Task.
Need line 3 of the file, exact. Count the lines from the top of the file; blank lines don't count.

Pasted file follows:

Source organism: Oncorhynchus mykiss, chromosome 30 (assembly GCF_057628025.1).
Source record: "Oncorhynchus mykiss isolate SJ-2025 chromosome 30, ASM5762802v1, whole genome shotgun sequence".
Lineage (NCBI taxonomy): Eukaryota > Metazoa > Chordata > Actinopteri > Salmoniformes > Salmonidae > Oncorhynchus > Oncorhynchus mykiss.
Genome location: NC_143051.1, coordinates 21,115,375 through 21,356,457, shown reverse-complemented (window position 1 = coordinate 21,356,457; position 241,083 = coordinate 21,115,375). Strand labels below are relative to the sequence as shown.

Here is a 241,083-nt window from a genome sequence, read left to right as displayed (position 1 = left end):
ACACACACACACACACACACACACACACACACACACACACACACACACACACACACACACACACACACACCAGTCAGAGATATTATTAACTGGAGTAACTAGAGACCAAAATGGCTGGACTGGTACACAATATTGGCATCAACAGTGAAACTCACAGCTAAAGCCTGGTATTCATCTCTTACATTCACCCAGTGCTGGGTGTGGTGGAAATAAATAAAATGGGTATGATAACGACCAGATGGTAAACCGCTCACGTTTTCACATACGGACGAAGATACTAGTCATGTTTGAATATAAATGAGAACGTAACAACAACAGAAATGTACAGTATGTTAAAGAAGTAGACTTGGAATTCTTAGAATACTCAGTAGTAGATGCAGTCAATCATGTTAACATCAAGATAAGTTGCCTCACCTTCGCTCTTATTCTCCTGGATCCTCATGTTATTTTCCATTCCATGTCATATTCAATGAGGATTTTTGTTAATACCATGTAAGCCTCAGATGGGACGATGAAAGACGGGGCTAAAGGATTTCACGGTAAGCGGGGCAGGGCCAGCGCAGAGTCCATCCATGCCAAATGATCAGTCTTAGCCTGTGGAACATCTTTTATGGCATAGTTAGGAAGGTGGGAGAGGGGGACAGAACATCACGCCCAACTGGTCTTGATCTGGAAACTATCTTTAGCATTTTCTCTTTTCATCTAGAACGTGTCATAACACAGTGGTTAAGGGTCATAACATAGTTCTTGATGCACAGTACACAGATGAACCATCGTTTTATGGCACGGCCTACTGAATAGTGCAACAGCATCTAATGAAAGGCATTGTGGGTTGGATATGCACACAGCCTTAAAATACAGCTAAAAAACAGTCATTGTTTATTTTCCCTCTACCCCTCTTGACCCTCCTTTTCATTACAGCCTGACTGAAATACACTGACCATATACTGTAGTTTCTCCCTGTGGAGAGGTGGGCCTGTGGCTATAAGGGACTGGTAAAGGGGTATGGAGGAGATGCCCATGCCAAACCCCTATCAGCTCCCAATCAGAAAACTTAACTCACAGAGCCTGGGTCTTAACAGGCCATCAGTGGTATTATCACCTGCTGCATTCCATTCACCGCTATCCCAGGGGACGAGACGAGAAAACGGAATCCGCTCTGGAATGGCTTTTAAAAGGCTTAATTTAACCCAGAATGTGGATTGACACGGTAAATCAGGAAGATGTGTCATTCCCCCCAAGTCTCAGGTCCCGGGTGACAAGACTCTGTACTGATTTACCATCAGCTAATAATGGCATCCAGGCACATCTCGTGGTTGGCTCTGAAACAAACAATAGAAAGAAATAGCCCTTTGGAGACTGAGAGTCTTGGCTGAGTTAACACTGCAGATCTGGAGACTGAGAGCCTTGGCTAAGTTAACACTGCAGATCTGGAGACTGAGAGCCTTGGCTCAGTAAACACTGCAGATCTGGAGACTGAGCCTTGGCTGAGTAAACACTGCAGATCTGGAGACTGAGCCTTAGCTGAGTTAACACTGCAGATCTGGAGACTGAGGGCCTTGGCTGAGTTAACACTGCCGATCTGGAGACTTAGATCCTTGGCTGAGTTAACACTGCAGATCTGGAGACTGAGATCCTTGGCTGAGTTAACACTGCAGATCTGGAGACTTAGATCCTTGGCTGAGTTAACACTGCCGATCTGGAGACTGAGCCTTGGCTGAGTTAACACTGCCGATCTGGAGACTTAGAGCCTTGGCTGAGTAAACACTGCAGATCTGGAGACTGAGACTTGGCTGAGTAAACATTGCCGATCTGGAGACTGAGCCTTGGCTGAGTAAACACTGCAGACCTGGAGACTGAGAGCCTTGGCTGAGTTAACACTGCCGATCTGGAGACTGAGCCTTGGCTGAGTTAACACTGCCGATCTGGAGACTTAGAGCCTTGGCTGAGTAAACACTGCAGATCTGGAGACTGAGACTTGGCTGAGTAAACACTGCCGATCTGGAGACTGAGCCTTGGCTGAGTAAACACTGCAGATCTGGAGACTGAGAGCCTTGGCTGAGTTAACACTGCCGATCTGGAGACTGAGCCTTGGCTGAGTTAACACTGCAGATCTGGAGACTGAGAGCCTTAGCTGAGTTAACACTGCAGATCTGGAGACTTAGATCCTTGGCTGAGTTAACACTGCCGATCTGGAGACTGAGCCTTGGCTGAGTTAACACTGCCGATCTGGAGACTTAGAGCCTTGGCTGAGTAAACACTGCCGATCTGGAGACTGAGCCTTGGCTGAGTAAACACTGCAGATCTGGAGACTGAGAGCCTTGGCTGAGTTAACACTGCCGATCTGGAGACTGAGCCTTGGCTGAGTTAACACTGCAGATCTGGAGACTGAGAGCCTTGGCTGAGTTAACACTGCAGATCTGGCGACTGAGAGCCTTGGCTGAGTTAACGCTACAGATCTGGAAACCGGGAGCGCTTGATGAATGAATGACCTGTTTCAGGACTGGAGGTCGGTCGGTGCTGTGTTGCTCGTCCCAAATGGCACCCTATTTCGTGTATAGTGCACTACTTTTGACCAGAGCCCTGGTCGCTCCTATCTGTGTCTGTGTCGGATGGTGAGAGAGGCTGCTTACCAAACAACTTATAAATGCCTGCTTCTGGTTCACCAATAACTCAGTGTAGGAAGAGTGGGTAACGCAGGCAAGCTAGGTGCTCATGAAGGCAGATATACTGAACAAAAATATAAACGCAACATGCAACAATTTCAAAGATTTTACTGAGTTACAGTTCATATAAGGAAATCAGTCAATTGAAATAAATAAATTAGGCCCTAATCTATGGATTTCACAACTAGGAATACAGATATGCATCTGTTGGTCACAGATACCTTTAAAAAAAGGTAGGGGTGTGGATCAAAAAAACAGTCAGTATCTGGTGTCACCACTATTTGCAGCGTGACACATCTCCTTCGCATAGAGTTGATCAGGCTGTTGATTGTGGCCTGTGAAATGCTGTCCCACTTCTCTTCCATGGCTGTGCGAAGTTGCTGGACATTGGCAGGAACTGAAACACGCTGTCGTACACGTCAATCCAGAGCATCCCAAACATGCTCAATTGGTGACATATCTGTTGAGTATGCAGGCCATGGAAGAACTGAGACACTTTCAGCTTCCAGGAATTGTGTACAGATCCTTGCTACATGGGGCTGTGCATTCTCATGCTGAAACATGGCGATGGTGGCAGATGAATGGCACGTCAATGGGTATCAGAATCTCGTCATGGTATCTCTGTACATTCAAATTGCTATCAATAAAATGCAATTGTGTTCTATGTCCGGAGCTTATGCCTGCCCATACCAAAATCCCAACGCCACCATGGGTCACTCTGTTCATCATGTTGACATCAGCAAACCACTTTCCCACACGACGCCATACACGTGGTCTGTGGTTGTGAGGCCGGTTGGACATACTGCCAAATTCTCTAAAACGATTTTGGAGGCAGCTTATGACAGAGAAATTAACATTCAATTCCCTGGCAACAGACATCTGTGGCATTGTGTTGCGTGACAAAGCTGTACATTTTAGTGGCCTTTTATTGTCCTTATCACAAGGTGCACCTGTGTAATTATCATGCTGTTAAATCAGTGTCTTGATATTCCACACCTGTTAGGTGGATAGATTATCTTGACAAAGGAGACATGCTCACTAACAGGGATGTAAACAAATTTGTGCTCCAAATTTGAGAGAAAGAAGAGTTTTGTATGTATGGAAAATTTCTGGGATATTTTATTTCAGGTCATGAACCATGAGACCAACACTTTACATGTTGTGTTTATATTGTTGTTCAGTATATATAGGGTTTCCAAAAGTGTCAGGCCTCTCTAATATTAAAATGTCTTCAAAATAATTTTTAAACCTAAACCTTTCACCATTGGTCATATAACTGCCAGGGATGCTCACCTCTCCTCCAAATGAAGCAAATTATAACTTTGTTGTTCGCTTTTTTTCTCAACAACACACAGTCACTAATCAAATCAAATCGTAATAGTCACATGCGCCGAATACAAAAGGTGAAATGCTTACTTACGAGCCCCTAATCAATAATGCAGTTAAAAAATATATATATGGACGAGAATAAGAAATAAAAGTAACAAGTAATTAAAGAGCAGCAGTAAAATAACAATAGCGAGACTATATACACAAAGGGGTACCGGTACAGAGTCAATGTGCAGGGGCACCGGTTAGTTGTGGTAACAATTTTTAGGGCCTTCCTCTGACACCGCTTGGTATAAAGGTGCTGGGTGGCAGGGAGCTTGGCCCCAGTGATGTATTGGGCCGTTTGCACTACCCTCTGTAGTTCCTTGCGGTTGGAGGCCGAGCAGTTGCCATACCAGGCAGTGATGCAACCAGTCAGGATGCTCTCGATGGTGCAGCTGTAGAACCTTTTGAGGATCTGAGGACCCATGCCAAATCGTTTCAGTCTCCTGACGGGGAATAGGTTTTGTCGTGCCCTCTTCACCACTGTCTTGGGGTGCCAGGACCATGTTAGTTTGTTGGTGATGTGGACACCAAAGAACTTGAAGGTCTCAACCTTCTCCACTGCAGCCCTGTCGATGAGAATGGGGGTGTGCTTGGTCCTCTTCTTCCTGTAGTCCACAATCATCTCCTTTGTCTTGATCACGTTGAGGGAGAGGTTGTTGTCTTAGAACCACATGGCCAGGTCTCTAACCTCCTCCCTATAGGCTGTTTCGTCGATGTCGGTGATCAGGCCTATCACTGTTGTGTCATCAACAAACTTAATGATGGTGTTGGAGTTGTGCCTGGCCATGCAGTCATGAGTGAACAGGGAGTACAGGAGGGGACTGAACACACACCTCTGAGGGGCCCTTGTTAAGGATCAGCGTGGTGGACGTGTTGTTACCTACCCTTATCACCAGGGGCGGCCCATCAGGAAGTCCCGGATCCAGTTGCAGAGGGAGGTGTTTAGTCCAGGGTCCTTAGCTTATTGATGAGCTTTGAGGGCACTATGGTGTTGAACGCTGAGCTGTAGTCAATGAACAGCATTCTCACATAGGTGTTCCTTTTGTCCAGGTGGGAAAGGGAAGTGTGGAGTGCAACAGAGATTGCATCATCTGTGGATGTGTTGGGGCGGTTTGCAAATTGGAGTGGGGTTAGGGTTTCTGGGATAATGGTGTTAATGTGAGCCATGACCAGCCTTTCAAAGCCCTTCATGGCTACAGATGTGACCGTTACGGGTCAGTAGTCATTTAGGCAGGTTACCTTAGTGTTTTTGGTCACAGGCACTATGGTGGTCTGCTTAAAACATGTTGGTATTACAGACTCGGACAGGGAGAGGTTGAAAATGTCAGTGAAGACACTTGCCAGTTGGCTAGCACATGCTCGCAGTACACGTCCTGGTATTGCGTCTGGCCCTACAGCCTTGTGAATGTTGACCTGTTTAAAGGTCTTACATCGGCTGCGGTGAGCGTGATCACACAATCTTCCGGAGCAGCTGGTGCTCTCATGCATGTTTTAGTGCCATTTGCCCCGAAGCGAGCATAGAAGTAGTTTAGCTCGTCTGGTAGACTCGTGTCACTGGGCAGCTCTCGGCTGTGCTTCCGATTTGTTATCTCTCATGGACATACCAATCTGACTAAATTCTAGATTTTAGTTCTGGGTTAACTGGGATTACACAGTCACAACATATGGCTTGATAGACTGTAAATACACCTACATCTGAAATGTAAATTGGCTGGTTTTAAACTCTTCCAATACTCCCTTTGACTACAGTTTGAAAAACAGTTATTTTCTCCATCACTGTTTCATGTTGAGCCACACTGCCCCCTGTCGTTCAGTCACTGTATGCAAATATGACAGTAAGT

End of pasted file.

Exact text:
Lineage (NCBI taxonomy): Eukaryota > Metazoa > Chordata > Actinopteri > Salmoniformes > Salmonidae > Oncorhynchus > Oncorhynchus mykiss.